The Jew And The Carrot

'Chosen Food' at Maryland Jewish Museum

By Rosemary Hutzler

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Will Kirk

A thoughtful hostess puts something for everyone on her menu. So it is with the Jewish Museum of Maryland’s new exhibit, “Chosen Food: Cuisine, Culture, and American Jewish Identity.” As John Stewart says in one of the show’s catchy wall quotes, “There’s nothing that two Jews like more than to sit around in a diner late at night and talk about what they’re eating.”

Visitors are welcomed with the words, “Come on in! Have you eaten?” and invited to vote by touch-screen for the “most Jewish food” from a list that includes Persian rice and falafel, along with the usual suspects. Just as Jews have immigrated here from all over the globe, Jewish food is more than latkes and bagels.

Dried limes from Iran bring the point home, as do a Russian samovar and a butter crimper from Germany. A gefilte fish pot lends dimension to a map of the Gefilte Fish Line, identified by Yiddish linguist Marvin Herzog. Running north-south 40 miles east of Warsaw, it divided the Chassids to the west, eaters of sweetened gefilte, from the Litvaks to the East, who seasoned theirs with pepper.

The show and the book of thoughtful essays by the same name (which features several JCarrot pieces) sift through many ingredients that make up American Jewish identity as expressed through food, among them immigrant heritage; newfound food plenty; the dissemination of new norms through settlement houses and cookbooks; the centrality of meals to family and religious life; interfaith navigations; and the ever-wider array of definitions of “kosher” and “Jewish.”

Image, text, and object interact to brilliant effect. A photo of mother Sara Pollak and daughter Lena Pollak Tulkoff, taken just prior to Lena’s emigration in 1917, poignantly illustrates this quote from food critic Mimi Sheraton: “In the old country, traditional dishes were simply one’s daily bread; upon immigration, they take on new meaning as the taste of home.”

If that’s not your cup of Swee-Touch-Nee Tea, though (or Zvetouchny, before WWI’s russophobia), try one of the interactive displays that leaven the scholarship: sit down at a dining room table and hear recordings of people talking about dinner at their homes, or head over to the kitchen and indulge in some fridge voyeurism: a video screen shows changing snapshots of real people’s perishables, with brief descriptions of the households they belong to. (Send your hi-res fridge photo and self-description to curator@chosenfood.org.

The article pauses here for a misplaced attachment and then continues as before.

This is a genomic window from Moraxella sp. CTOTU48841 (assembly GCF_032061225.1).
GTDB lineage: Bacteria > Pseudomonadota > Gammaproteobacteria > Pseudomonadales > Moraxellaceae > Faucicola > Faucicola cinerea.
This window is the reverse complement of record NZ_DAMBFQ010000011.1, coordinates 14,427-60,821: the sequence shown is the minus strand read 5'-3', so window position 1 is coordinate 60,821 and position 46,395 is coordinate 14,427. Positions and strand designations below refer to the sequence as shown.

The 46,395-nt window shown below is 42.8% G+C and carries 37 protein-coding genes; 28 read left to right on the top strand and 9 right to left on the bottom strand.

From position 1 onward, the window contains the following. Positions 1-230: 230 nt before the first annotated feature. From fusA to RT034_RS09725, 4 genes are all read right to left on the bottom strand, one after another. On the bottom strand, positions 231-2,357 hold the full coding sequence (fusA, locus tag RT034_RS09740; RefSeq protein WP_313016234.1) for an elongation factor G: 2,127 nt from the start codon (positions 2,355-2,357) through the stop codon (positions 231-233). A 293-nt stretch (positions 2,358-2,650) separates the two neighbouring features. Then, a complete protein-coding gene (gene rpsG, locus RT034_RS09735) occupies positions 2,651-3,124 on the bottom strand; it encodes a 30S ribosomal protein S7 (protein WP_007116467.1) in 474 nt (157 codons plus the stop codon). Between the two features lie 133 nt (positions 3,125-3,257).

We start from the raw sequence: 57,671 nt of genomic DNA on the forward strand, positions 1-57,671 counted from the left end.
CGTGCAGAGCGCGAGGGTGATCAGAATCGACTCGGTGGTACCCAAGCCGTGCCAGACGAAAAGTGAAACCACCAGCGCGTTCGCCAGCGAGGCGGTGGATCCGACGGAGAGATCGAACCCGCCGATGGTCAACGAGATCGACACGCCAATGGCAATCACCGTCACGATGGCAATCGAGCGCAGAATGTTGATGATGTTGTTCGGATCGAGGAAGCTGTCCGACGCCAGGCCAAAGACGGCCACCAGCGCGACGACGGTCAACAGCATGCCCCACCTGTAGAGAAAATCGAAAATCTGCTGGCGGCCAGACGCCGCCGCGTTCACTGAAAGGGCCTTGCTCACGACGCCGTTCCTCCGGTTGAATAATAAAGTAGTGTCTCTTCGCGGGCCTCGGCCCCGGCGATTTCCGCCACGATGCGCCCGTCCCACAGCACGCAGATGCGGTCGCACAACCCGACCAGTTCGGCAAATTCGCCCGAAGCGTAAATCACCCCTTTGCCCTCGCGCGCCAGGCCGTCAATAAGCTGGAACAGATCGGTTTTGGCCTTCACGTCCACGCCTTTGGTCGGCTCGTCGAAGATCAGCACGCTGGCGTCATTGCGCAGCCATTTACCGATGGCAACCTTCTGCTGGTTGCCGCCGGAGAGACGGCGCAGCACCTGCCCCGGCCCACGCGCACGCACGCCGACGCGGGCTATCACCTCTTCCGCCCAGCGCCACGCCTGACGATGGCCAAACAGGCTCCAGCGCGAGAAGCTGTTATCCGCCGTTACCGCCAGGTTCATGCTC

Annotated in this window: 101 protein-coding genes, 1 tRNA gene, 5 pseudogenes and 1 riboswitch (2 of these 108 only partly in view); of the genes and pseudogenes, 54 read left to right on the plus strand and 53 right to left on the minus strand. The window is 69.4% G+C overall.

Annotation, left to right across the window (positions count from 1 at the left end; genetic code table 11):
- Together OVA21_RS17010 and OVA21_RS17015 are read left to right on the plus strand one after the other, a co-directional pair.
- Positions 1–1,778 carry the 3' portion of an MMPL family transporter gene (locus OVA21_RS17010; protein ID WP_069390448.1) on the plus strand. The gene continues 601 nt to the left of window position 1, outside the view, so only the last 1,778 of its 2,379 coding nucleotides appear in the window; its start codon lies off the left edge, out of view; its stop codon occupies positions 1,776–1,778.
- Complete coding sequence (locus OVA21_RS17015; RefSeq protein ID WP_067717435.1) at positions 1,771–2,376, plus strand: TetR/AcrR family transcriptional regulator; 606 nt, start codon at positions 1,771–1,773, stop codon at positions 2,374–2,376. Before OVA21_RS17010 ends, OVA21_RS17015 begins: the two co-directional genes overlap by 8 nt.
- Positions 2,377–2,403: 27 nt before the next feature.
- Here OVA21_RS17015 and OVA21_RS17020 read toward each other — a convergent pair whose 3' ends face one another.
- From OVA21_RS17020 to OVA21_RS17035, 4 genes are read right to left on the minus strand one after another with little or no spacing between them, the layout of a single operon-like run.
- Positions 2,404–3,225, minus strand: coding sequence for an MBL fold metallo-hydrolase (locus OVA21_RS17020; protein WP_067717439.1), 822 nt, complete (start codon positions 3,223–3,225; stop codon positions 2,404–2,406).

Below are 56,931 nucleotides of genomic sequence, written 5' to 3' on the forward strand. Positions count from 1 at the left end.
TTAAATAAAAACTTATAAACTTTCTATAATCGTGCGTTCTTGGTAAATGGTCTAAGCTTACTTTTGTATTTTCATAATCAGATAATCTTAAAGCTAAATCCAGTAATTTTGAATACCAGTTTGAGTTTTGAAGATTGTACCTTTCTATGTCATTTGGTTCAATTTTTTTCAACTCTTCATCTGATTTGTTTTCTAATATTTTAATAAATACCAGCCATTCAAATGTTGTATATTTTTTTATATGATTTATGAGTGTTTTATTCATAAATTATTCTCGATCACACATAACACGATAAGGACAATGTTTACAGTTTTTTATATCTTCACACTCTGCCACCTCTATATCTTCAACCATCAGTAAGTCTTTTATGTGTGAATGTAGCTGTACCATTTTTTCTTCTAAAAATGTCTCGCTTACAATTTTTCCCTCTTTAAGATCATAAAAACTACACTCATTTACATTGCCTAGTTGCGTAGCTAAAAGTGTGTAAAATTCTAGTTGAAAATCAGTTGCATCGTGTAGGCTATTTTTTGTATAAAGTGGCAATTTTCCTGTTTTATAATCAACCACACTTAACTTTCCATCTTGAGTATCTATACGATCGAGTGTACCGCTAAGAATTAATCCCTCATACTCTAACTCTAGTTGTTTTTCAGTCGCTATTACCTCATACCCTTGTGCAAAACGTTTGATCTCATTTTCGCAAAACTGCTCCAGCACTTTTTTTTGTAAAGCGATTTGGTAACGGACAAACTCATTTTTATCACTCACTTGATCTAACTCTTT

The kitchen is also where the show gives its best shot at explaining what “kosher” means. Various aspects surrounding kashrut arise throughout the show, and some hot-button intra-tribal disputes are probed with humor and admirable courage. What is the religious status of kosher imitation bacon bits? Is a crab feast kosher if you use paper plates? What prompted certain major Jewish organizations to make their annual dinners kosher, when they never had been before (hint: it happened in 1967)?

Unfortunately, the kitchen, with its white melamine countertops, red and blue scrub brushes, and informational panels titled “What is kosher?” and “Who keeps kosher?” is half-hearted in the answers it offers to those questions. The fundamentalism underlying kashrut doesn’t play well in this context. You can read that Brian Dentz of New York City “often feel[s] kashrut is an exercise in neurosis,” that the majority of kosher consumers are not Jewish, that the kosher image has been commodified, and that various movements seek to expand the definition of kashrut to include sustainable agricultural practices and ethical treatment of animals and workers. But visitors expecting an exhibit about Jews and food to be a good place to learn about Judaism’s dietary laws will probably leave disappointed.

You can’t see a show like Chosen Food without comparing it with the taste of home. Though I now keep kosher, I didn’t grow up that way. My mother ate hamantaschen and matzoh ball soup as a child in Pittsburgh’s Squirrel Hill, though she isn’t Jewish, but my father, a fourth-generation German-Jewish Baltimorean, liked to say he never laid eyes on a bagel until he went away to college. He also liked to say to the guy handing him a hot pastrami sandwich over the counter at a local semi-kosher deli, loud enough for everyone to hear, “Now, remind me how it works: I can eat this in here, but I can’t have a chocolate milk with it?” It was a kind of ritual with him.


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